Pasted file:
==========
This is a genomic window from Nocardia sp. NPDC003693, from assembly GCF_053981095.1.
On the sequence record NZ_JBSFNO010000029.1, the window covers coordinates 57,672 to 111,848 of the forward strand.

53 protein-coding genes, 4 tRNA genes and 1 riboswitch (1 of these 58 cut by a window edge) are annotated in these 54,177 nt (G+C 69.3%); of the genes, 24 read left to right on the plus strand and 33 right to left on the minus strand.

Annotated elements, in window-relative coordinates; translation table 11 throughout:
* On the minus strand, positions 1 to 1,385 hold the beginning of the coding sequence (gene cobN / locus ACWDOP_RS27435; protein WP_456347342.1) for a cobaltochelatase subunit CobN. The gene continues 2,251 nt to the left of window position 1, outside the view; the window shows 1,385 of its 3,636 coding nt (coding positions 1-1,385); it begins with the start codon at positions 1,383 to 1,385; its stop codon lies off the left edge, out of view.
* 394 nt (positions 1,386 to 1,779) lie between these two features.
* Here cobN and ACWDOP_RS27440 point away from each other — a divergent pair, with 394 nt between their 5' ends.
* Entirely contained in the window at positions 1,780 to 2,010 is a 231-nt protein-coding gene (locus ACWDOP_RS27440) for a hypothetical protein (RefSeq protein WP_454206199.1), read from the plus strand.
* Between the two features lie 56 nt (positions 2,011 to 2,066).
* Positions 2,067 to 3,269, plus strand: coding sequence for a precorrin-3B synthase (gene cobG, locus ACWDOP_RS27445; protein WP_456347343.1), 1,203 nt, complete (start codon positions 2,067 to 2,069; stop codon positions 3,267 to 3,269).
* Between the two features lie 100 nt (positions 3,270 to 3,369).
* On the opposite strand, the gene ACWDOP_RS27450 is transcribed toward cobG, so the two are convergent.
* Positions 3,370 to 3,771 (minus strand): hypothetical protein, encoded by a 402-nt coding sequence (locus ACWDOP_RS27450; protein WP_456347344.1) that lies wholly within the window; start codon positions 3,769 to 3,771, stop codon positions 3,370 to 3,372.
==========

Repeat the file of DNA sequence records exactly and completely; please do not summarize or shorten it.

This is a genomic window from Nocardia sp. NPDC003693, from assembly GCF_053981095.1.
On the sequence record NZ_JBSFNO010000029.1, the window covers coordinates 57,672 to 111,848 of the forward strand.

53 protein-coding genes, 4 tRNA genes and 1 riboswitch (1 of these 58 cut by a window edge) are annotated in these 54,177 nt (G+C 69.3%); of the genes, 24 read left to right on the plus strand and 33 right to left on the minus strand.

Annotated elements, in window-relative coordinates; translation table 11 throughout:
* On the minus strand, positions 1 to 1,385 hold the beginning of the coding sequence (gene cobN / locus ACWDOP_RS27435; protein WP_456347342.1) for a cobaltochelatase subunit CobN. The gene continues 2,251 nt to the left of window position 1, outside the view; the window shows 1,385 of its 3,636 coding nt (coding positions 1-1,385); it begins with the start codon at positions 1,383 to 1,385; its stop codon lies off the left edge, out of view.
* 394 nt (positions 1,386 to 1,779) lie between these two features.
* Here cobN and ACWDOP_RS27440 point away from each other — a divergent pair, with 394 nt between their 5' ends.
* Entirely contained in the window at positions 1,780 to 2,010 is a 231-nt protein-coding gene (locus ACWDOP_RS27440) for a hypothetical protein (RefSeq protein WP_454206199.1), read from the plus strand.
* Between the two features lie 56 nt (positions 2,011 to 2,066).
* Positions 2,067 to 3,269, plus strand: coding sequence for a precorrin-3B synthase (gene cobG, locus ACWDOP_RS27445; protein WP_456347343.1), 1,203 nt, complete (start codon positions 2,067 to 2,069; stop codon positions 3,267 to 3,269).
* Between the two features lie 100 nt (positions 3,270 to 3,369).
* On the opposite strand, the gene ACWDOP_RS27450 is transcribed toward cobG, so the two are convergent.
* Positions 3,370 to 3,771 (minus strand): hypothetical protein, encoded by a 402-nt coding sequence (locus ACWDOP_RS27450; protein WP_456347344.1) that lies wholly within the window; start codon positions 3,769 to 3,771, stop codon positions 3,370 to 3,372.